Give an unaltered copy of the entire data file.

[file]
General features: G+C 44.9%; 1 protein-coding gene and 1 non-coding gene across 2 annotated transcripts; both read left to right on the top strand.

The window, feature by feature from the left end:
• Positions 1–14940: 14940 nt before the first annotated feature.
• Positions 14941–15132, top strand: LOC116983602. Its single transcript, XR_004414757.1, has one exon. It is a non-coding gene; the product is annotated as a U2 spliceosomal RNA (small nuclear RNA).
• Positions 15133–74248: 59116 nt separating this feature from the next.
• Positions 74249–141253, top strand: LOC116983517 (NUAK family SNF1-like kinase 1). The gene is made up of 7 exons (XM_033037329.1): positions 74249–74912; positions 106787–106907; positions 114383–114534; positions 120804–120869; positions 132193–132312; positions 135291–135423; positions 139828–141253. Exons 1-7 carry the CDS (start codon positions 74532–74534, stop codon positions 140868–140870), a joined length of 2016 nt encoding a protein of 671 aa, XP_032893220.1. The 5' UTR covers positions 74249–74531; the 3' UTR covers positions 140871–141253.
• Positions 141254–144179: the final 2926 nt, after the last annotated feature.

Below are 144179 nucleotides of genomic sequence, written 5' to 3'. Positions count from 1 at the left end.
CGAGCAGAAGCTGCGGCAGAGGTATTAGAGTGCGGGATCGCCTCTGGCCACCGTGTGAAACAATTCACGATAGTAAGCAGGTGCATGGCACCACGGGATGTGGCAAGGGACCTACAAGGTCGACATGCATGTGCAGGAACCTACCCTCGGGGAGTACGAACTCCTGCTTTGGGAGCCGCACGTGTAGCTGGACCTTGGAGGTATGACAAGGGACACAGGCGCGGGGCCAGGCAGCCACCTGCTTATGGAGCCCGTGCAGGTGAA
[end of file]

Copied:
General features: G+C 44.9%; 1 protein-coding gene and 1 non-coding gene across 2 annotated transcripts; both read left to right on the top strand.

The window, feature by feature from the left end:
• Positions 1–14940: 14940 nt before the first annotated feature.
• Positions 14941–15132, top strand: LOC116983602. Its single transcript, XR_004414757.1, has one exon. It is a non-coding gene; the product is annotated as a U2 spliceosomal RNA (small nuclear RNA).
• Positions 15133–74248: 59116 nt separating this feature from the next.
• Positions 74249–141253, top strand: LOC116983517 (NUAK family SNF1-like kinase 1). The gene is made up of 7 exons (XM_033037329.1): positions 74249–74912; positions 106787–106907; positions 114383–114534; positions 120804–120869; positions 132193–132312; positions 135291–135423; positions 139828–141253. Exons 1-7 carry the CDS (start codon positions 74532–74534, stop codon positions 140868–140870), a joined length of 2016 nt encoding a protein of 671 aa, XP_032893220.1. The 5' UTR covers positions 74249–74531; the 3' UTR covers positions 140871–141253.
• Positions 141254–144179: the final 2926 nt, after the last annotated feature.

Below are 144179 nucleotides of genomic sequence, written 5' to 3'. Positions count from 1 at the left end.
CGAGCAGAAGCTGCGGCAGAGGTATTAGAGTGCGGGATCGCCTCTGGCCACCGTGTGAAACAATTCACGATAGTAAGCAGGTGCATGGCACCACGGGATGTGGCAAGGGACCTACAAGGTCGACATGCATGTGCAGGAACCTACCCTCGGGGAGTACGAACTCCTGCTTTGGGAGCCGCACGTGTAGCTGGACCTTGGAGGTATGACAAGGGACACAGGCGCGGGGCCAGGCAGCCACCTGCTTATGGAGCCCGTGCAGGTGAA